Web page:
The Internet is a major venue for investment opportunities, and corporations can greatly increase their revenue through online stock recommendations.
Oftentimes these stock recommendations are included in newsletters posted on investment websites. These recommendations can be completely lawful, but sometimes these recommendations cross the line into investment fraud.
Lawful versus fraudulent recommendations
Most investment newsletters found on the Internet offer sound advice on where people should invest their money and when. Sometimes a corporation will pay the publishers of the newsletter to recommend that readers invest in their business.
These recommendations are not illegal if the newsletter states the name of the company that paid them, the amount they were paid and the form of payment. However, newsletters start breaking the law when they recommend an investment, but do not tell the truth about payments received and their past successes or failures.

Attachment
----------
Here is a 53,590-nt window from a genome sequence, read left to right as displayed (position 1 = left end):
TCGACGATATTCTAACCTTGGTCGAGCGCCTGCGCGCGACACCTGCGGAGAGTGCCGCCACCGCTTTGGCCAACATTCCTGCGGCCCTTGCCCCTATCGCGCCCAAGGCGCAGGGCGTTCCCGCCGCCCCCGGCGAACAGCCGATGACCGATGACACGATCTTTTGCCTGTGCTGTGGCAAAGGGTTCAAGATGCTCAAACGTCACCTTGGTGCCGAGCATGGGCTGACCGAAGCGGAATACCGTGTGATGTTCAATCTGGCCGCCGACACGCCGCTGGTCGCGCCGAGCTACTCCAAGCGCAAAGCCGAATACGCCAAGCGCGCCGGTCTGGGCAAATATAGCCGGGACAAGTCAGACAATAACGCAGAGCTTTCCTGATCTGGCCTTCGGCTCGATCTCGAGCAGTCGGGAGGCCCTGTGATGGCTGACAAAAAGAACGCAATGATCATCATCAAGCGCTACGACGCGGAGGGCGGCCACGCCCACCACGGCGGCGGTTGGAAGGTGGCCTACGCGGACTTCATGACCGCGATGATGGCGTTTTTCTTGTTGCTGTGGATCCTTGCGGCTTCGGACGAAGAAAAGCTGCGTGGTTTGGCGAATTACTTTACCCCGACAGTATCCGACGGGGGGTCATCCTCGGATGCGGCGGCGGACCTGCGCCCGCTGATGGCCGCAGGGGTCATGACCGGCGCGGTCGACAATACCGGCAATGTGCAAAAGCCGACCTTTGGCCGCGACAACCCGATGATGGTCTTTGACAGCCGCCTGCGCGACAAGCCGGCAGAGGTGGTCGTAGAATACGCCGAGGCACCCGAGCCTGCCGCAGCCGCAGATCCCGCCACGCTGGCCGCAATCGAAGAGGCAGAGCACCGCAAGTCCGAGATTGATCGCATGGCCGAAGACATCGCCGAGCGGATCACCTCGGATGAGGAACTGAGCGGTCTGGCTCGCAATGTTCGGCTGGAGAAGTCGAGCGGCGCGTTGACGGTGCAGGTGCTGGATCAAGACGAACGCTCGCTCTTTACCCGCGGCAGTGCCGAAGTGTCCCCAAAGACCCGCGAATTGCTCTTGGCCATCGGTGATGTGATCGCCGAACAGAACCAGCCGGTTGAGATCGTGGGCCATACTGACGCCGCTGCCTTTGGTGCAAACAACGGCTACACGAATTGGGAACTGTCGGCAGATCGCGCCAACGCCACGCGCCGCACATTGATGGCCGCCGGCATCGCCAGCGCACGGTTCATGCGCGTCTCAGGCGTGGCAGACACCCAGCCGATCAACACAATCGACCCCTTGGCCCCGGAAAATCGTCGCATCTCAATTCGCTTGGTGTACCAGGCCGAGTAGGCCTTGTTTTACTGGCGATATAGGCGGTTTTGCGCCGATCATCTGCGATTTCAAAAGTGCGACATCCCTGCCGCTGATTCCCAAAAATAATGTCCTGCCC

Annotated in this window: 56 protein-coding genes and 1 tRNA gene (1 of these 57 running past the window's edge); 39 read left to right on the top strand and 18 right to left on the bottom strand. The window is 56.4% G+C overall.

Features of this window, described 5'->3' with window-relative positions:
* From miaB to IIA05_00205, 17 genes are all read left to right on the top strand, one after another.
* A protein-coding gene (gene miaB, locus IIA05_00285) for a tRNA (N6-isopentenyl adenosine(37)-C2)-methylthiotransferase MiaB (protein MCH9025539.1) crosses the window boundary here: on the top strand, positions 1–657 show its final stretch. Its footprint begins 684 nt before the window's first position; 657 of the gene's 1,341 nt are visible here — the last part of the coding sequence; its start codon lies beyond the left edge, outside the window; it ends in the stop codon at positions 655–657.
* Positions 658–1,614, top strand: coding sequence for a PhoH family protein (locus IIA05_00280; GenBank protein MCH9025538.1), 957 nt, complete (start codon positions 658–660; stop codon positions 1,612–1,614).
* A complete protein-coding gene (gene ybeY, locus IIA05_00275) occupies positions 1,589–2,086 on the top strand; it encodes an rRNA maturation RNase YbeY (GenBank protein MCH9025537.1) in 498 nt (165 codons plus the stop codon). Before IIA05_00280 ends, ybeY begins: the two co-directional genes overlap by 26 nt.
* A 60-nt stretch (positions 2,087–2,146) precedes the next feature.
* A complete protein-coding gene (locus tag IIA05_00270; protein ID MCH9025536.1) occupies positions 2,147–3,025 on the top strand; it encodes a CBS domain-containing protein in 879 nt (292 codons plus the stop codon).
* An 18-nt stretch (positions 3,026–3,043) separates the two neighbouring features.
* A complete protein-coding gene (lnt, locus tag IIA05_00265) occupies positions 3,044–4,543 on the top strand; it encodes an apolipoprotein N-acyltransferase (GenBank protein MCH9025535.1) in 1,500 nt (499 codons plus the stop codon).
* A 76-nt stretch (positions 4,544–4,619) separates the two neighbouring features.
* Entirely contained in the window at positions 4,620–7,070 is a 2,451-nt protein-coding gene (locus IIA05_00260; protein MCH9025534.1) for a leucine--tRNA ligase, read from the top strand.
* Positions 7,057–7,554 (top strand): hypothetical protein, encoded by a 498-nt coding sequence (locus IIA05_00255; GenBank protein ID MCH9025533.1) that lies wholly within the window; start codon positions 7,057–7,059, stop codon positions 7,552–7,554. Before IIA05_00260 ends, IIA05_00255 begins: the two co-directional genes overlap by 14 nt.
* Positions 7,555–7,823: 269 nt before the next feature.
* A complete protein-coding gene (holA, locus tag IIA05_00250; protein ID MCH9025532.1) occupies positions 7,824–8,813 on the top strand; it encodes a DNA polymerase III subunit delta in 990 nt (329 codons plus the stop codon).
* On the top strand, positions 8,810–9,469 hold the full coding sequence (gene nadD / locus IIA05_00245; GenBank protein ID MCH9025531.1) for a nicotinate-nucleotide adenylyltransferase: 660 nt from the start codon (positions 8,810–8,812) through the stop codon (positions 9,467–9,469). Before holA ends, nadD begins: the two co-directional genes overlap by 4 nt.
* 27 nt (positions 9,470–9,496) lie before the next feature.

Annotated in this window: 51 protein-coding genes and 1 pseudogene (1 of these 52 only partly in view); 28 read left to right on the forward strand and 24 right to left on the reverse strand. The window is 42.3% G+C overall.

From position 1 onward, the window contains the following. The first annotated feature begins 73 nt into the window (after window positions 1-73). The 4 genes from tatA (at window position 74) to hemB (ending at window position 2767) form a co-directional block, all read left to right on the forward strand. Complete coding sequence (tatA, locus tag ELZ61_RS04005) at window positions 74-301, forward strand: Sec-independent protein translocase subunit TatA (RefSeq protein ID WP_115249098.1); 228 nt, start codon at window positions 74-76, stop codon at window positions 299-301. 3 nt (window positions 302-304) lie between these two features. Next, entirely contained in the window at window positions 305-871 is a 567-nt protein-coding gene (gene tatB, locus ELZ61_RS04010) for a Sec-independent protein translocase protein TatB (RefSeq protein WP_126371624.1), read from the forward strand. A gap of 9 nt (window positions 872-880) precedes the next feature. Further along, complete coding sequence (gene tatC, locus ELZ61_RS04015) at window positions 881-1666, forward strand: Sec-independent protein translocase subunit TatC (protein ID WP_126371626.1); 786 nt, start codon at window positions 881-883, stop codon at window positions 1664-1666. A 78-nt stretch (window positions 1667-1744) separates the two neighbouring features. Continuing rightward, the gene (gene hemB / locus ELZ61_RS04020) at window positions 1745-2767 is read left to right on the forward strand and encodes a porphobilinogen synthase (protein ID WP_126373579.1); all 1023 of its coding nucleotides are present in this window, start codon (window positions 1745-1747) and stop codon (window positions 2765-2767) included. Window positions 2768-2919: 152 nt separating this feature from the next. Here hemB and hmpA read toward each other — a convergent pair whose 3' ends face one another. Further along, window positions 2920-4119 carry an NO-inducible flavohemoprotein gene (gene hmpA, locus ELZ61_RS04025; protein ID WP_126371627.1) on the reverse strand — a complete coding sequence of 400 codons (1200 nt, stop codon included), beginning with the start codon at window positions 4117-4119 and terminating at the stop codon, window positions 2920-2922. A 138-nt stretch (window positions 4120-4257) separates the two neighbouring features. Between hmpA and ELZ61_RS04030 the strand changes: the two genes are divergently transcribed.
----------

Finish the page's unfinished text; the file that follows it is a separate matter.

An example of potential investment fraud
For example, a newsletter might state their investment recommendations were made independently, when in fact they stood to profit from an increase in the purchase of the suggested stocks.
This is considered an act of fraud even if the newsletter is posted on a valid website.
Investment fraud has moved online. It can be difficult for corporations wishing to promote their stocks in online newsletters and those who publish these newsletters on lawful websites to understand the difference between lawful recommendations and investment fraud.
It can be a gray area and a lot can depend on the specific language used in the newsletter. Knowing where the line is drawn between legal and illegal wording is essential.